Writing about Steve Martin trumpeting Lawren Harris inevitably leads me to think of Lionel LeMoine Fitzgerald . Some of you may wonder “Who?” Fitzgerald was also a member of the Group of Seven, and the only prairie artist in the lot.
I think I fell in love with FitzGerald’s work experiencing it at the Winnipeg Art Gallery. (FUN FACT: The WAG is Canada’s oldest civic art gallery, opening in 1912.) He was born in Winnipeg in 1890, and was one of the first principals of the Winnipeg School of Art, which is now the School of Art at the University of Manitoba. ( FUN FACT #2 The same group of people, The Winnipeg Industrial Bureau, founded the art gallery, and the school. They had lofty goals of cultural development, progress and shaping the civilization of Western Canada. Wow. When was the last time you heard a business person talking like that?)
Abstract: Gold and Green, 1954, L. L. Fitzgerald
FitzGerald spent most of his life in Winnipeg, with studies in Pittsburgh and New York City. He worked primarily in drawing, oil and watercolour painting and printmaking. If you click here, you can see a mural by Charlie Johnston that commemorates FitzGerald’s life in Winnipeg.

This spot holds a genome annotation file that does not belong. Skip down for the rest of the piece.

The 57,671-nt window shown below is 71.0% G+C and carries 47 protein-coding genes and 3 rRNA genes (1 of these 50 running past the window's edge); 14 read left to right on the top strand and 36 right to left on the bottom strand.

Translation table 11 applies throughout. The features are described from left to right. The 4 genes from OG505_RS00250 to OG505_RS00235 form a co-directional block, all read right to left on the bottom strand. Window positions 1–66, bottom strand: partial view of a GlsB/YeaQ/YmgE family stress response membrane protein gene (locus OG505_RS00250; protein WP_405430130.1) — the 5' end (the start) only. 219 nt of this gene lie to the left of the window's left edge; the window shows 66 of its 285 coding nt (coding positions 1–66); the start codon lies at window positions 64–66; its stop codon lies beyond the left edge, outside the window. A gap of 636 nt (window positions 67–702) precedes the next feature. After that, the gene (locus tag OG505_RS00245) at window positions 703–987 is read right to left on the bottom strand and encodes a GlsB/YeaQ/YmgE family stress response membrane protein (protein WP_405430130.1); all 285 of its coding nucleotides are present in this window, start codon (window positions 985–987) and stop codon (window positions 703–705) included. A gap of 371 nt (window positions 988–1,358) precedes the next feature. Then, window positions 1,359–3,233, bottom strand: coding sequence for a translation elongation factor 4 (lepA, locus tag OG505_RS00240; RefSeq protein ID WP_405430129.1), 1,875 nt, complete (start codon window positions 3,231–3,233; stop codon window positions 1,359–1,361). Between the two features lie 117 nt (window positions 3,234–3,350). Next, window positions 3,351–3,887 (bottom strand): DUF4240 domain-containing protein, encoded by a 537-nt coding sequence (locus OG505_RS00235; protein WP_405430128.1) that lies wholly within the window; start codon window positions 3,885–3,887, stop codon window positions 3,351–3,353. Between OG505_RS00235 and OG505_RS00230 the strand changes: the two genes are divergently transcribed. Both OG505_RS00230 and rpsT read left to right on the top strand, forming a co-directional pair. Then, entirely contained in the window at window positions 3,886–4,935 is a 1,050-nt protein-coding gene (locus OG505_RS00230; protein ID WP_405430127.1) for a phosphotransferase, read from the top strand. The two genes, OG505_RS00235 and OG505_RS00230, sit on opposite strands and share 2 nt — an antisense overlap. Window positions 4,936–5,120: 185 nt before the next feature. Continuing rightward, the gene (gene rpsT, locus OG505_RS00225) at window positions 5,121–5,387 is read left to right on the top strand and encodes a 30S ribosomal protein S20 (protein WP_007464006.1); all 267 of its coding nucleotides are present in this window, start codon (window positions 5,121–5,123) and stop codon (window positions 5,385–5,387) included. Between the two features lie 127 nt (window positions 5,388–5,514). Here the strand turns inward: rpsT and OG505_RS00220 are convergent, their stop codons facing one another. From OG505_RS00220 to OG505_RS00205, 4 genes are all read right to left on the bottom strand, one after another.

I’m glad Canadian painting, and Lawren Harris in particular, are getting publicity because of Steve Martin’s interest. Wouldn’t it be great if we could match up some more celebrities with deserving artists? Any thoughts on who might be a great (or fun!) match with L. L. FitzGerald?
We live in a curious time, don’t we? Celebrities absorb enormous amounts of attention in the world. Some people are famous for the most unlikely reasons….but we won’t discuss the psychology of our society’s values. Instead, let’s talk about Steve Martin as curator of a Lawren Harris show at the Museum of Fine Arts in Boston.
Yes! Steve Martin, the actor and comedian (if you haven’t seen Trains, Planes and Automobiles you must find 90 minutes this week to watch it), and Lawren Harris, the Canadian painter and founding member of the Group of Seven…. a bit of an unlikely pairing, wouldn’t you say?
Planes, Trains and Automobiles, 1987, John Hughes
Nonetheless, The Idea of North is the first solo exhibition of Harris’ work in the United States. Celebrity has its influence! The show is organized by the Hammer Museum in Los Angeles and the Art Gallery of Greater Ontario, and curated by Steve Martin.
The Museum of Fine Arts organized a panel discussion with Steve Martin, Adam Gopnik, (writer) and, Erik Fischl (artist) that sold out in 8 minutes! (Faster than Jets’ season tickets!) If you were like me, and wished you had been there, click here to watch it. I found the discussion of the mythology of Canada and the north interesting; Erik Fischl had some interesting insights into the reasons why Canadian artists/painters haven’t ‘broken’ into America to the same degree as, say, entertainers. (We might call them celebrities…)